Working remotely has its pros and its cons, but if done right, you can become more productive and happier with work. At Ninjality, we work remotely and don’t have an office beyond each of our home offices. While I prefer an office with everyone in one location, Sunny and Kyle has proven time and time again how productive and efficient working remotely is.
I’ve gathered a few tips and tricks from Sunny and Kyle, which have helped me to become a remote working ninja overnight. While I’d still love to have an office with them in one city, so we could drink and hang out together, the pro’s are too much for us to change the ways. Companies like Buffer, a social media service to manage multiple accounts, have completely abolished having one central office. They’ve become a distributed team across almost every time zone, which has enabled them to work 24 hours a day seven days a week. While we’re only distributed across two time zones, we’ve all adapted widely different work schedules, which has enabled us to work a majority of the day.
That’s enough about how we do things, instead, let’s jump into the articles tips and tricks to become a remote working ninja!
Communication is essential when you don’t see someone in a physical office. We use Slack and of course email, but we also stay in constant contact. We communicate a lot on Slack, but a few communications, ones where we need approval from everyone or are imperative go onto email so we can have a clear cut trail. Other conversations like what we're currently working on go into Slack so we can get instant replies.
Of Course, we don’t always talk about work. We’re talking about new apps, news from tech, and other general life topics. We’re coworkers but were also a close team, which we would even say we're family. We share interesting articles, discuss them and even plan times to play a round of Rainbow Six Siege or Rocket League together.
Commute to work
Now since you're working from home, you could stay inside all day, and while that’s nice, we need sunlight and a little exercise each day. I start my days early, around 3 am each day, and I know it’s early, but I feel more productive in the mornings after I’m up and out of bed. When I wake up, I make coffee, watch a TV show, and then I surf Twitter, Facebook, and Instagram to see what is going on. I enjoy looking at social media early in the morning because they’re slow, and I’m able to reply to a lot of people. After the all this I typically start by writing for an hour or two, and by the time I’m done with this it’s around 6 am. At this period, I’m usually getting dressed and showered to go "commute to work."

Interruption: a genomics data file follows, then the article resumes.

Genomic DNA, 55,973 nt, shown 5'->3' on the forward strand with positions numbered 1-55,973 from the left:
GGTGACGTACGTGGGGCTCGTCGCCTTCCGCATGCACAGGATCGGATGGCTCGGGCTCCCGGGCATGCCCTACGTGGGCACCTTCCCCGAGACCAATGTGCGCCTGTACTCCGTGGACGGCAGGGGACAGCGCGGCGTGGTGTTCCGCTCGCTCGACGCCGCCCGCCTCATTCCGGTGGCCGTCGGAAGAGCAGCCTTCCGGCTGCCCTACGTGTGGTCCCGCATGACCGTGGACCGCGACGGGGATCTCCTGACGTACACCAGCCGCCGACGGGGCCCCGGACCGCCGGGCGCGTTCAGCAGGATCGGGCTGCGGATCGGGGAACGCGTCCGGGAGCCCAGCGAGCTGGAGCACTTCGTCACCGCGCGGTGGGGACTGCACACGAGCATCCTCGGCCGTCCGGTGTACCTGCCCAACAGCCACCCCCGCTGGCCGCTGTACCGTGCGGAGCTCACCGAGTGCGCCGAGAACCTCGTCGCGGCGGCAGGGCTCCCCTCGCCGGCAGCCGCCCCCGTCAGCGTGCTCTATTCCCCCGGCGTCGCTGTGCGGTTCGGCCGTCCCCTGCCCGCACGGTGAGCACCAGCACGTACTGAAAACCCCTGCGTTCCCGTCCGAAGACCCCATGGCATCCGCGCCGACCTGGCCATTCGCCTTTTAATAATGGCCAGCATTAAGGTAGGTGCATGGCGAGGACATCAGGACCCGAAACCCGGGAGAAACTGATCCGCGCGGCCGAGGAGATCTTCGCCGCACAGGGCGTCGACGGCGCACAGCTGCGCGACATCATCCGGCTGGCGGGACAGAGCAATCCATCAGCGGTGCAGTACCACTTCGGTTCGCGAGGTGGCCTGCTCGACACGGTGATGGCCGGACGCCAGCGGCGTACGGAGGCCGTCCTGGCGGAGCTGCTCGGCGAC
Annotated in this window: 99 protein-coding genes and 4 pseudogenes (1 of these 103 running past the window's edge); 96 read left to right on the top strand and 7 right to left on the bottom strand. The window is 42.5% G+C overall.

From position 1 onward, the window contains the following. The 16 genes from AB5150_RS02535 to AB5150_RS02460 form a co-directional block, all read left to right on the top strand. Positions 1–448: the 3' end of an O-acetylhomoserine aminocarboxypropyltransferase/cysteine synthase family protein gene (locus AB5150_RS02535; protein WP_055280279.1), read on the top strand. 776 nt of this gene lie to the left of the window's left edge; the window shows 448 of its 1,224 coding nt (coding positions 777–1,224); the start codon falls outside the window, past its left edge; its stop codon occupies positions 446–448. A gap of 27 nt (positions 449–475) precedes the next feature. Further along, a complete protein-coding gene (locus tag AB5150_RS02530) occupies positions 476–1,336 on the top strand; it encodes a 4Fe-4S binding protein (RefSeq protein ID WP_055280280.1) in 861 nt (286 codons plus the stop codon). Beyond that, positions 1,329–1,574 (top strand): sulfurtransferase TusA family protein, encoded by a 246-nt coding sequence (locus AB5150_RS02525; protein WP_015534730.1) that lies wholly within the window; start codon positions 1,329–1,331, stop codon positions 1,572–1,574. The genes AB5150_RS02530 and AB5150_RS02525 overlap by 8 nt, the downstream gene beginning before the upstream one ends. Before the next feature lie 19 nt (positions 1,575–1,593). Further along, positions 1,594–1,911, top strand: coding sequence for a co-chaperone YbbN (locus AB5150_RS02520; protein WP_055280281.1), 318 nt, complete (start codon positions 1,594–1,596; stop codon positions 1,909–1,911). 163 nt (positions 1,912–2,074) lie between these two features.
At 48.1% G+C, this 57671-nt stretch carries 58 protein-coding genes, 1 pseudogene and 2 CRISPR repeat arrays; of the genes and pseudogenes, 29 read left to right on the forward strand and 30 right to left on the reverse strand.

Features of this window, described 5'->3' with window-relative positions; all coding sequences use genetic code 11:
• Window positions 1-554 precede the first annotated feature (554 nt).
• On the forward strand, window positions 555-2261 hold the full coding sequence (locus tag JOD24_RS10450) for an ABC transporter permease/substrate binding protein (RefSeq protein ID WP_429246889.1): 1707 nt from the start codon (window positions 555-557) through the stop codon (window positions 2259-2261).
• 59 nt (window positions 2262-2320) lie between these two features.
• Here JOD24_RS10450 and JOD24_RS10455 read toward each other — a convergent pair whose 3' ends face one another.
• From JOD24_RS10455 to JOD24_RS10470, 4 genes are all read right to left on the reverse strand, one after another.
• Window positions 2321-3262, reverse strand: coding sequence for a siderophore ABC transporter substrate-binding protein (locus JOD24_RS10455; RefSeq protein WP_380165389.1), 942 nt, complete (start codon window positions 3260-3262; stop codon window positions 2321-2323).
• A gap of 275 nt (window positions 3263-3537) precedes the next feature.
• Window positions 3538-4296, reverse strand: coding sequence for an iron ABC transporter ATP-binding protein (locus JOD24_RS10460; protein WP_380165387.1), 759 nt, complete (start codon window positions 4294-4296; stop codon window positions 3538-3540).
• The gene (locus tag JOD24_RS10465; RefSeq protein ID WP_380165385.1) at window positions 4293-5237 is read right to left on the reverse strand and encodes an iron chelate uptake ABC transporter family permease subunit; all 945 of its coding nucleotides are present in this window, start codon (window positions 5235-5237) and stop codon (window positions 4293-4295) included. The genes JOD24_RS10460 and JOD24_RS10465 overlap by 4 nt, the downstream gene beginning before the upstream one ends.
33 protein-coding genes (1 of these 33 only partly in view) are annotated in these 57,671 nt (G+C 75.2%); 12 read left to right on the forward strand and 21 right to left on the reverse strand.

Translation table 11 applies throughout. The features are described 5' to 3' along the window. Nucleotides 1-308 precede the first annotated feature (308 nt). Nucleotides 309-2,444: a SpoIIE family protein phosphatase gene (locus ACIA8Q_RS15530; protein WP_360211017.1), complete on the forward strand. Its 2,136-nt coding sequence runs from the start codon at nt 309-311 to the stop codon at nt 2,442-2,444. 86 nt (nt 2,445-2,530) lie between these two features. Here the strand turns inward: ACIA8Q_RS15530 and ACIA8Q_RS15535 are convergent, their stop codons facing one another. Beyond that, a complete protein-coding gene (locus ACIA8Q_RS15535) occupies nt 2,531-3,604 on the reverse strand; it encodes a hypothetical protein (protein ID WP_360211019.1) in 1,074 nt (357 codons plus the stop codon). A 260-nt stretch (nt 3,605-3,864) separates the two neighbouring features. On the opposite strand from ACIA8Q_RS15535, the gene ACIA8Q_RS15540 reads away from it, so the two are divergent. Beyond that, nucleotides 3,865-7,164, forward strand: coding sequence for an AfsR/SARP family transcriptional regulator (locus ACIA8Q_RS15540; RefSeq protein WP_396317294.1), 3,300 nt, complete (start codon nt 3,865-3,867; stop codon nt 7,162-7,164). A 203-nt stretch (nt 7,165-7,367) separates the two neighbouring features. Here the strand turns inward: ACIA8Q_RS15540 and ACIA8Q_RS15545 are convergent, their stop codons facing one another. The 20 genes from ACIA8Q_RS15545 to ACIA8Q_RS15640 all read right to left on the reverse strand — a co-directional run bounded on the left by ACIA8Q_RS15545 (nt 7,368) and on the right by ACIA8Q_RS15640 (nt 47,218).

My commute to work includes walking to check the mail, and that’s it. I’m out of the house for 5 to 10 minutes, but it gives me a sense of driving or in my case walking to work. This small walk get’s my mind in the work mode and gives me the idea that I’m going to work. Some folks recommend biking or going to the gym and then starting work, but do anything which gets you out of the house and then step into the office.
Have work hours
I’ve tried to set work hours for each day, and while I work more than 8 hours on an average day, I have some set aside for just work. I know you’re probably saying the whole idea of working from home is not having to have set hours, but it’s a good idea to have set hours. This gives your employer an idea when it’s appropriate to contact you and hear a response, but it also gives friends a family and idea when you're ‘working.'
Now, I’m flexible with my work hours because I have a baby. Sometimes things get planned while I have to work, but I try to stay to this routine each day:
Wake up - 3 am
Coffee and social media - 3:30 am to 4:30 am
Write for my blog/get thoughts out - 4:45 am to 6 am
Get mail/commute to work - 6 am
- Work - 7 am to 2 pm
Of course, I feel more productive in the mornings, but you can work anytime you feel that you’ll get the most work done. Sunny’s taken to working later at night, and Kyle regularly slates 3-hour burst to work throughout the day. Either way, we all have an idea when someone is working and when someone is spending time with friends or family.
Working remotely is lonely, and can get boring quickly. Trust me; I’ve struggled with working remotely because I crave and need human interaction. I’ve survived through spending time with my baby and wife, but also attending meetups and planning trips to see Kyle or Sunny. I’m located in Texas while Kyle’s in Missouri and Sunny’s in North Carolina. I’ve planned a trip to meet up and hang out with Kyle when he’s going to Chicago for some work, and later in the year, I’ll likely plan a trip to see Sunny and hang out with him.
I also use the meetup app to find meetings of local technology and freelance journalists. Luckily, San Antonio, Texas has a technology coworking space which hosts monthly meetups for startup owners and tech geeks. I’m able to hang out with like-minded folks who love technology and many times work from the coworking space or remotely as I do.
Working remotely might not suit you, but sometimes you have to do it to find employment or have the flexibility to spend time with your family. I’ve struggled with being lonely, but there are ways to make friends and have still be productive. After adjusting to my new remote working lifestyle, I’ve become happier and had more time to see my daughter grow up.
It’s also given me the space to work from anywhere, and travel as I need. I have attended conferences in New Orleans, Las Vegas, Austin, and have others planned in Germany, New York, and Florida.
While I don’t write on a beach every day, I do get to do what I love; write about technology, internet culture, and startup business from the comfort of my home. You can do the same with these tips and tricks from the Ninjality team!